We can see very similar patterns in her sister. Frances Wray married her brother’s friend, Sir George St Paul (1562-1613), who had homes at Melwood Grange , Epworth, and Snarford in Lindsey. He was also ‘an ardent puritan’ and supported the same causes as Sir William in Parliament. This is perhaps unsurprising since his grandmother was Jane Askew, sister of the famous Protestant martyr Anne . His involvement with the Bill against ‘scandalous clergy’ in 1604 was ‘to make fit the ground and to weed.’ After Guy Fawkes’ failed plot, St Paul was on a committee to consider the Jesuits. In 1607 he was supporting the more free preaching of the Gospel and in 1610 was supporting typically puritan proposals to stop clergymen holding several benefices and to restrain ‘excesses in apparel’. It is thus clear that both Wray women successively chose husbands with whom they could feel ‘at one.’
St Paul liked reading the works of Bishop Jewel and condemned Catholicism as ‘ambition, human policy and heathenish superstition.’ He attempted to help the puritan clergyman Allen of Louth who got into problems for not using the Prayer Book, and left him £5 in his will. He also laboured hard as a magistrate, seeing public service as a Christian duty.
Frances and St Paul’s only child, a daughter, had died in 1597 and much of their wealth was spent on charity. They supported ten old men and old women and young tradesmen in Market Rasen where St Paul also funded a schoolmaster and supported a hospital. After his death in 1613, his funeral oration was delivered – as requested – by Dr John Chadwick the rector of Faldingworth. Chadwick referred to the ‘six learned and profitable preachers…who were brought up in the universities at his cost and charge. ’ His wife Frances and her sister Isabel together are credited with financing the Cambridge education of the puritan rector of Worksop Richard Bernard and he dedicated his book, Christian Advertisement, to St Paul and Frances. In 1628, Bernard dedicated Ruth’s Recompense to Frances Rich as she had by then become.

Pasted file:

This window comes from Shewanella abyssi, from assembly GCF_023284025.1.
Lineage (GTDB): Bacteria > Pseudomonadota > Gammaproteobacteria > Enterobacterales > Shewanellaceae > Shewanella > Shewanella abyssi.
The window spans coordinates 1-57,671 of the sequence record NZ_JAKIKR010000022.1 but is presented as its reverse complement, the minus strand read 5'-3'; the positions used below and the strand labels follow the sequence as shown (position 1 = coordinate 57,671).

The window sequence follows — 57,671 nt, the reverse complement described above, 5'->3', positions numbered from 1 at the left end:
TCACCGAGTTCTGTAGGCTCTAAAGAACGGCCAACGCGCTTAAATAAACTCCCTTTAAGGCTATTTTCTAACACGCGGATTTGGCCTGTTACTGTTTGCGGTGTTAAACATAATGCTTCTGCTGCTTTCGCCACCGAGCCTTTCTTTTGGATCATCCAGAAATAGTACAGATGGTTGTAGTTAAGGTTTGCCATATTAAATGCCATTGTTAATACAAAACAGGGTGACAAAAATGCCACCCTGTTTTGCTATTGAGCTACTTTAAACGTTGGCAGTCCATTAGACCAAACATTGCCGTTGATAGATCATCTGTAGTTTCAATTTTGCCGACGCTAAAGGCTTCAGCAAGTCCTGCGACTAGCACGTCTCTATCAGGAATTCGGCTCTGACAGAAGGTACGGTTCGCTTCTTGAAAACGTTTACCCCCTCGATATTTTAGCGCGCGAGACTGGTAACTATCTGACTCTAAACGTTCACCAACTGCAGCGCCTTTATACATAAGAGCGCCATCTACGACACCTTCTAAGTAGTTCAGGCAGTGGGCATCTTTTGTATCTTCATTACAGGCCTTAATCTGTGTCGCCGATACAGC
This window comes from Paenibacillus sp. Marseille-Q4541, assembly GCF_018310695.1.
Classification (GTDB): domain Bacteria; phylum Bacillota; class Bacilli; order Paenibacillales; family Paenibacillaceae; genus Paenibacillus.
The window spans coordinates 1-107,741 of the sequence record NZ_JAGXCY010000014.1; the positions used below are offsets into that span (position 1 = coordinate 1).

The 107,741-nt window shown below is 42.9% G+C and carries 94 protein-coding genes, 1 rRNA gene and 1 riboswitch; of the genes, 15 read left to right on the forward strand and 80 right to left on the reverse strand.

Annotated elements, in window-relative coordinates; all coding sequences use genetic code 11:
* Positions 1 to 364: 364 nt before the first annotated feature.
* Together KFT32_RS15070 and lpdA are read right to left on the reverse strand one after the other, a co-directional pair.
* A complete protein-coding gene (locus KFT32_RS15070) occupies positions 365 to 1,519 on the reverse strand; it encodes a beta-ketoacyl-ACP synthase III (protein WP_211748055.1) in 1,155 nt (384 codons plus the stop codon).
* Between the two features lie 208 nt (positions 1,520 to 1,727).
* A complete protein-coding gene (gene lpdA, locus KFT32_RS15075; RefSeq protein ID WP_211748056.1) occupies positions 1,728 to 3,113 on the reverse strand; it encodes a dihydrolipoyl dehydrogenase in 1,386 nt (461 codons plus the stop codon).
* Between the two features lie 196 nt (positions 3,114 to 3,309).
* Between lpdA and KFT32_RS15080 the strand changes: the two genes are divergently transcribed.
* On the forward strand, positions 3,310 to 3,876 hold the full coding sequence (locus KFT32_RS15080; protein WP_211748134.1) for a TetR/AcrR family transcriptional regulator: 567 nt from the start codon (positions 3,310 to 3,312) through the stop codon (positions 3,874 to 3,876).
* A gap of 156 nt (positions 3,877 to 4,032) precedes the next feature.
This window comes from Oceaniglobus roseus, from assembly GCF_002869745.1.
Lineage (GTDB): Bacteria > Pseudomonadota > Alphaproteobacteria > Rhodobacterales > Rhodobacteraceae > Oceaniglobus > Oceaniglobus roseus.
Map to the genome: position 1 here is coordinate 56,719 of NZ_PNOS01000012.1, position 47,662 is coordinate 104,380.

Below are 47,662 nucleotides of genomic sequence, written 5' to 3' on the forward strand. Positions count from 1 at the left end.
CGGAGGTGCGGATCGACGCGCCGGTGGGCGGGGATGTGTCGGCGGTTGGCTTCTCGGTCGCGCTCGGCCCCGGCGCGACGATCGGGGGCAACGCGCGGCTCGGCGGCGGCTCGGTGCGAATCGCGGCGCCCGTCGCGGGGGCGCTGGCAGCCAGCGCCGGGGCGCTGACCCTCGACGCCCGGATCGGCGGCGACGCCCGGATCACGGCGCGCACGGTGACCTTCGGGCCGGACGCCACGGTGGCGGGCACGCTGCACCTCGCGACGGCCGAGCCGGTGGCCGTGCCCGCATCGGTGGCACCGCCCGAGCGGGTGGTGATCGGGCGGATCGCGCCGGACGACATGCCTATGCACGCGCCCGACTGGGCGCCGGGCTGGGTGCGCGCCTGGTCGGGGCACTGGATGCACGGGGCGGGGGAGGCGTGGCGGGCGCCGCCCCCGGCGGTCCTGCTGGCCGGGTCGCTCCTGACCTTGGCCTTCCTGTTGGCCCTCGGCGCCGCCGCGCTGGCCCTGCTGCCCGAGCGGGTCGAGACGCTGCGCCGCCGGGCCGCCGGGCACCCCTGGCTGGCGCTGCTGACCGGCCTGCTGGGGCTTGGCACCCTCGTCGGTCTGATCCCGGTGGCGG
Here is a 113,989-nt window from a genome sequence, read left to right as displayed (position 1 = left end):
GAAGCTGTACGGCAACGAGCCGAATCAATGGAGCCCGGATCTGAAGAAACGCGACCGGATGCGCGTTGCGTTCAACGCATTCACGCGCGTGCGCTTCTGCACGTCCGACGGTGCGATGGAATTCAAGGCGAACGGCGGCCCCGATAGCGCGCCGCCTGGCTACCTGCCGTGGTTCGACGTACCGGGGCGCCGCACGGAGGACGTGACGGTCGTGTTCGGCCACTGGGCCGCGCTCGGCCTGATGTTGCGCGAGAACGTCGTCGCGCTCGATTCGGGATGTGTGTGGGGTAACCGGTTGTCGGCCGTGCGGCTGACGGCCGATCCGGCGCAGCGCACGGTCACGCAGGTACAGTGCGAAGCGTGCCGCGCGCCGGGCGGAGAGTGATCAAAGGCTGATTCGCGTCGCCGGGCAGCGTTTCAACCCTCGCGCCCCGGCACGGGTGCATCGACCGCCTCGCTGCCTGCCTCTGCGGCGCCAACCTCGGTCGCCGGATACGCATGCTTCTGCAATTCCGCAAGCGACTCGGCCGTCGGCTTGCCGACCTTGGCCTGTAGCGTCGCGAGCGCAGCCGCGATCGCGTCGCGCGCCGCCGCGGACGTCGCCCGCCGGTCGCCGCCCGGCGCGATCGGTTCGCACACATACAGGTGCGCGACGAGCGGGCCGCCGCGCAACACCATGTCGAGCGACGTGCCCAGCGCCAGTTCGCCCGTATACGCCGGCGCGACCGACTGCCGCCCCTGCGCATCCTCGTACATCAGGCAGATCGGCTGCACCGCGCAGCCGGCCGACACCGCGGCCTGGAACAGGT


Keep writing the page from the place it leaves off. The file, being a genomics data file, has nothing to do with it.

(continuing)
Frances Wray later married Robert Rich, 1st Earl of Warwick, also a puritan. She was described in later life as ‘a person of shining conversation and eminent bounty’ and who supported her father’s patronage of Magdalen College at Cambridge with three fellowships and six scholarships . The Countess of Warwick, as she had now become, continued to support the university education of suitable young men such as Edward Reyner, who graduated in 1621 and then became master of Sir George St Paul’s school in Market Rasen. A puritan of impeccable credentials he was a friend of John Cotton and was influential enough not to be too troubled by minor nonconformities, becoming lecturer in Lincoln 1626 – a position which he held until war came calling. During the Civil War he was nearly murdered by Royalists in the cathedral library, but was saved by a past pupil; later he preached to the Parliamentary army at the siege of Newark.
Her stepson, Robert Rich, who became the 2nd Earl, also had puritan sympathies which made him distance himself from King Charles I and drew him to the New England colonies as well as Virginia. In 1628 he helped to get a patent for the Massachusetts Bay Company. He opposed Charles in the Civil War and commanded the Parliamentary navy, providing some help to the colony of Rhode Island in 1643 and therefore aligning with the supporters of religious liberty . Richard Bernard’s daughter Mary was married to Roger Williams, the founder of Rhode Island. Here again one small family proves to have connections across the globe.